• Like Like x 1
  7. Hi guys, agree with pretty much all above. To the OP a simple multimeter is a worthwhile investment when doing bike electrics and a fairly cheap one. Heavy cycling of the battery may have done it some harm but as discussed above I wouldn't dismiss charging circuit issues yet.
    • Agree Agree x 1
  8. No problem GreyBMGreyBM no offence taken and none implied. A few detail corrections is all, you were basically correct in all you said. (y)(y)

    And to TeeKeyTeeKey , as cjvfrcjvfr has said, a multimeter is pretty well crucial for these sort of problems. Beg, buy, or steal one and the process is a lot easier.
  9. Correct, the information is basically correct.

    Any 12 volt battery is fully charged at 12.7V, Flat at 11.9V and recoverable above 10.5V. Anything over 12.7V is float voltage as a result of charging. Anything under 10.5V and you might as well throw it away.
  10. The only thing I'll add is that Lead-acid batteries need to be cycled quite regularly. If you only ride every 2-3 weeks you will find you will only get about a year out of them.

    Get a more modern "sealed" battery. These things are much more forgiving to irregular use.
  11. Hi guys,

    Thanks heaps for all the info and advice.

    Went to buy the multimeter today. I tried to perform everything according to your instructions.

    The battery with the engine turned off was at 11.4-11.6 with the running engine 12.6-12.8, once revved above idle fell to 8.9-9.6...which would be consistent with weird gauge behaviour and fading lights while accelerating

    I did not try anything else today- a bit time restricted.

    What could be wrong?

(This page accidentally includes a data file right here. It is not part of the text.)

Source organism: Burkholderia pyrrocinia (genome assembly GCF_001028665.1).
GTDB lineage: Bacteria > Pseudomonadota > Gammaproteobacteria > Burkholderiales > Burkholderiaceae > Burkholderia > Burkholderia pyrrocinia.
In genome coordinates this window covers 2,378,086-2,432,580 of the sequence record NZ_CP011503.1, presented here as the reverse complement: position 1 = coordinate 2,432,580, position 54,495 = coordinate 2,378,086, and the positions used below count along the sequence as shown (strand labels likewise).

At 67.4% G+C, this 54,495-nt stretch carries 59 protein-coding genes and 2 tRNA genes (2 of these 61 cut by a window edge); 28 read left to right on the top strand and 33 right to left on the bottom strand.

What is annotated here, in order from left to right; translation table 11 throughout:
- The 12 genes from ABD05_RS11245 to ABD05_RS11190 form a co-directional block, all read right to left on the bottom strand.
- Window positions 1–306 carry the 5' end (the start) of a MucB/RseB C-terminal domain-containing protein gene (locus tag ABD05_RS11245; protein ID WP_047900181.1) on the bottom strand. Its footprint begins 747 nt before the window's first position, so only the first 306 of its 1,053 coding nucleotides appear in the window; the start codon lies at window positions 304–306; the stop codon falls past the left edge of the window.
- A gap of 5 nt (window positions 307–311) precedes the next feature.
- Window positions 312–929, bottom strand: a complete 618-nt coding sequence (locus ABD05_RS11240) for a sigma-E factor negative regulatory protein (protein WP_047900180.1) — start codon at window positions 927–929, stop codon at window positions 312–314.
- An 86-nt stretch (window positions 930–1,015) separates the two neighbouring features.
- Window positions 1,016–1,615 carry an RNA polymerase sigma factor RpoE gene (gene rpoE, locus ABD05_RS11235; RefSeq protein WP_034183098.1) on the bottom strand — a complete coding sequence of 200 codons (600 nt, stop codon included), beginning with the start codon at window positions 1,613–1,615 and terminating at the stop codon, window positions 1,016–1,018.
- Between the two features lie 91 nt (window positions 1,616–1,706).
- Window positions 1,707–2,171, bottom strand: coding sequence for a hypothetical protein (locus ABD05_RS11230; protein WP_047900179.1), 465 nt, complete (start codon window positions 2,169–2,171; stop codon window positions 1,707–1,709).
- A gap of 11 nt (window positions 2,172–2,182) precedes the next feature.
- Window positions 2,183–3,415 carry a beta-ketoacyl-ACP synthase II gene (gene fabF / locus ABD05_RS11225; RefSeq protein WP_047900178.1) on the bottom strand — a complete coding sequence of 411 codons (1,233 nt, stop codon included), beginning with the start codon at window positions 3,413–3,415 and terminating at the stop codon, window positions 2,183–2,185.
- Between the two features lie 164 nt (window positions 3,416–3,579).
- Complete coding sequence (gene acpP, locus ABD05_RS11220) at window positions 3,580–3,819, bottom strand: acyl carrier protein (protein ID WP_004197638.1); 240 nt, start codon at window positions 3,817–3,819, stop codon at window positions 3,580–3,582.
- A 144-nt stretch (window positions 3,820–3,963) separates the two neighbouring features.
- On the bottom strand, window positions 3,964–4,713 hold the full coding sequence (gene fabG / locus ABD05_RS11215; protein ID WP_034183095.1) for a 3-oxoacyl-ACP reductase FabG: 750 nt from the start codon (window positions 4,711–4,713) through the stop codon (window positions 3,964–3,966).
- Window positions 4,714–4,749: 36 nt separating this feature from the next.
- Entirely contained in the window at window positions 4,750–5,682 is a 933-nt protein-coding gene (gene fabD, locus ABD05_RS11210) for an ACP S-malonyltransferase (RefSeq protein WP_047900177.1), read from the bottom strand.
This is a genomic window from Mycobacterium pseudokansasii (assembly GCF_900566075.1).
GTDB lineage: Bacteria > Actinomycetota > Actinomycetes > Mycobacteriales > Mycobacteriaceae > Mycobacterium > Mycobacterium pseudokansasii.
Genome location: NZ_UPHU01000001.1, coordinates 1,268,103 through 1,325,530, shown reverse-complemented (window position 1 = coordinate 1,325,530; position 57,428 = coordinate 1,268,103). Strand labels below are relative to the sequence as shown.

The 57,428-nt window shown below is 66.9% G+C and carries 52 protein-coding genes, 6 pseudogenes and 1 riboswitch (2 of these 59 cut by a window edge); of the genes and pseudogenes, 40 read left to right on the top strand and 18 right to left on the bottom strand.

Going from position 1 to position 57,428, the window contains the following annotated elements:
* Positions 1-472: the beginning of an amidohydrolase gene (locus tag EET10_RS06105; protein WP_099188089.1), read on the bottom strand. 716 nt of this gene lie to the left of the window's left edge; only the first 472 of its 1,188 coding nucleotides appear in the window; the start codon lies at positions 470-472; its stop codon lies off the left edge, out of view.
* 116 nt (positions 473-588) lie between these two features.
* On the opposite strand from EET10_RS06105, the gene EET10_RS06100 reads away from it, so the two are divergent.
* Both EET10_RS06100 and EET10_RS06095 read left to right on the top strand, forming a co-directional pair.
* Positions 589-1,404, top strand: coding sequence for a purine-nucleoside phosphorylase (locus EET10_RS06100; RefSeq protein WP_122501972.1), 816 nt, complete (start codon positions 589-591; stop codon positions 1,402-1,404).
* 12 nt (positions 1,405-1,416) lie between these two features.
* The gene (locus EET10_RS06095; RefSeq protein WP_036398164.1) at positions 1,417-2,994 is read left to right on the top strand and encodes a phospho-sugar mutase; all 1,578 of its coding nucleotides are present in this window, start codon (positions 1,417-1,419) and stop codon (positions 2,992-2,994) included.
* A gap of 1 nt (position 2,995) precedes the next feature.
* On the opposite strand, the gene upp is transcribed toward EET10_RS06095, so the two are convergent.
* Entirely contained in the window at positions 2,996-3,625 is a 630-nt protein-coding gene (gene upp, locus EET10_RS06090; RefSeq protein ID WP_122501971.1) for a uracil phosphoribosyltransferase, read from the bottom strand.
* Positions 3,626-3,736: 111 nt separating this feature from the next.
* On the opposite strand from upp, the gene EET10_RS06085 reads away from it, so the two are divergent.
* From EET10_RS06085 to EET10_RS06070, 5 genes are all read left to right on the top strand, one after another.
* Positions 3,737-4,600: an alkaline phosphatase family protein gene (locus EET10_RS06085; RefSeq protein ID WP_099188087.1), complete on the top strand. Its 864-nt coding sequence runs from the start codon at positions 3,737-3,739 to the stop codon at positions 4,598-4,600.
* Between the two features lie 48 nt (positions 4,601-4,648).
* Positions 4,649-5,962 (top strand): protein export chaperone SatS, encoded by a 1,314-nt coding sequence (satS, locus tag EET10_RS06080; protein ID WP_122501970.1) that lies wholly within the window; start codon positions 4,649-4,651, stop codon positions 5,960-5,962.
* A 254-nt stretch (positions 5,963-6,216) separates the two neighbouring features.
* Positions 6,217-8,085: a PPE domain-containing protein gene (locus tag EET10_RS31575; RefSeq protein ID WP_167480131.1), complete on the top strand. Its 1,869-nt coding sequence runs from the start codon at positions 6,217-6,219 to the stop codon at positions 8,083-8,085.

12. Two things:
    A: Your battery is dead flat
    B: It's not getting enough charge

    Could be multiple things. But, flat battery means its not getting charge and so does the fact the voltage drops when the bike is revved. In saying this though, the battery may be on it's way out and as it isn't fully charged. It might not be taking a charge as it's past it's used by date.

    Something is possibly wrong with the charging system. Unfortunately you can't test a flat battery to see if it has a problem too so you'll have to get some charge into it. at 11.4V the best thing to do is find another (similarly sized) fully charged 12V battery and hook it up + to + and - to -. This will even out across both batteries and should give you more than 12V. Then you can get it on a charger to charge it fully. Once this is done you can get it tested. If you're near a Battery World they can do this (generally free of charge - no pun intended). The other things to do is borrow a similar sized battery from a friend if you're lucky enough to have a friend with a similar bike that has a suimilar battery.